Everything on our path to the bathroom gets covered or splattered. The clothes I had been sleeping on the sofa get covered: we stumble the twenty feet or so to the shower, leaving the tracks of our journey on the carpet and the two doors we pass through.

In the sudden sodium brightness of the bathroom your eyes bulge horribly, nightgown stuck to you at various places, fallen and forgotten at others. I am frantic for a few moments. I am running hot water and hating you, hating all this crap at four in the morning. A small fly buzzes on the mirror and as I raise my hand to extinguish it, I see you there, transfixed by the drying mess on your bare arm, as if you are silently saying or praying, “This is what I am, this, just this, is the material I am made of”. I turn off the tap, registering that I am about to wash this stuff, this you, away. You become quieter and I help you to the floor and we sit here on the green linoleum.

This is the moment you allow yourself to go deeper and further into your journey out of this life. I know that from here on you will only be expending yourself , reducing, losing. No feeding or nutrition will sustain you, no pills, no hope, nothing. We hold each other in speechless wonder. In the brightness of the bathroom the degeneracy of the physical, this mess, becomes a form of gold.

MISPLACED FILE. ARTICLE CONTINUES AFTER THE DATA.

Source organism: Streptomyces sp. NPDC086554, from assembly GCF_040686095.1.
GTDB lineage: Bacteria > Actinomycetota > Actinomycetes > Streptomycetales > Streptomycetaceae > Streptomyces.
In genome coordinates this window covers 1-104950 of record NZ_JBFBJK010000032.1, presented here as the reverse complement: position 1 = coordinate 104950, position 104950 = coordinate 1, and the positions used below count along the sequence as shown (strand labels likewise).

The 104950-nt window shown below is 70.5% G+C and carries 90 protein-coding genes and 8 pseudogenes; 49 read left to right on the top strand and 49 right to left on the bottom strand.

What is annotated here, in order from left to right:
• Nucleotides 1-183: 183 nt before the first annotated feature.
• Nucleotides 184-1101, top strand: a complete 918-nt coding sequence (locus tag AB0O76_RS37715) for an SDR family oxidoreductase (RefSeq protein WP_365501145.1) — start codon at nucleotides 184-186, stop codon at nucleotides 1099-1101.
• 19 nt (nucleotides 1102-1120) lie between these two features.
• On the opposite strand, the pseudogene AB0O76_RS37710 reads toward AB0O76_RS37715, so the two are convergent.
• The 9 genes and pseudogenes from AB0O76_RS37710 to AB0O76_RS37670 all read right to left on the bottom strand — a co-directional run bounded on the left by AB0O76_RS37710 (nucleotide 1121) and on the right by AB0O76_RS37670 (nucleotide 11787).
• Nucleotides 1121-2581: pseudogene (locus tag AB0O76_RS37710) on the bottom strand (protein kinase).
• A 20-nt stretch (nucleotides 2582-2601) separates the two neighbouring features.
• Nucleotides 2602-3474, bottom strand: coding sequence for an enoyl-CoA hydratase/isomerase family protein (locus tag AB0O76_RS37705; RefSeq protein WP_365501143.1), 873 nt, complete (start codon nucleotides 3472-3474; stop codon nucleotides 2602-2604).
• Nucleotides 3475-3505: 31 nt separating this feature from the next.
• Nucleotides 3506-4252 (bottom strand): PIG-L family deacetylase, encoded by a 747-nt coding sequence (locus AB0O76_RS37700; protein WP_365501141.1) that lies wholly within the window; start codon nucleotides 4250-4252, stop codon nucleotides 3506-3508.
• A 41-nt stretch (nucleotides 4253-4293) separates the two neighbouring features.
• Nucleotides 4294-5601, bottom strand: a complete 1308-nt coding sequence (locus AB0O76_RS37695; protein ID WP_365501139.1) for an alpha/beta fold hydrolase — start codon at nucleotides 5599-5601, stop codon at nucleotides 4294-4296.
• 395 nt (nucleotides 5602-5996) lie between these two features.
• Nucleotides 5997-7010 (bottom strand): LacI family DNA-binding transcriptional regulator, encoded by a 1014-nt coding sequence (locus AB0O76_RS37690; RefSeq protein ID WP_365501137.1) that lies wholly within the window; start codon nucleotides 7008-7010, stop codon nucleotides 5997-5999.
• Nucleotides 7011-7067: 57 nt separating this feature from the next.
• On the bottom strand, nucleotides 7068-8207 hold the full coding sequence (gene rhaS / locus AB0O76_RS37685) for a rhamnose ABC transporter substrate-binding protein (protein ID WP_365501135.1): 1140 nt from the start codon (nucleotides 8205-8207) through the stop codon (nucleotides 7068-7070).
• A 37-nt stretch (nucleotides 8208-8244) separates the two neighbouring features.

After a while, I move you over to the shower and turn on the water and get the soap and start to clean us both down.

I remember back to only six months earlier from that night, the day I had called to the house because I had heard from a friend you were not well, not at all well. We had not seen each other in over six years, not since that awful final exit that finished our five year love. As the door opened a gaunt, petrified face greeted me; you were afriad that I would simply run on seeing you. You had made tea in the lovely rare old cups your mother had left you, you slopped the milk and when you slumped into the chair you were simply too exhausted to move, so I got the cloth and mopped it up. When you did get up after a few minutes, you simply fell forwards – your balance went from underneath you. Your blue eyes were filled with tears, as were my own, and when I helped you up you said how we had been so happy together and how you understood I had to “skit off to live life” as you put it. I answered by saying “you are not dead until you’re fucking dead – mind you I could have killed you then”. We roared at the truth of it. I said there is still some life to live, and that “Love is not love which alters when it alteration finds”, a line from Shalespeare’s sonnet 116 that we used to read.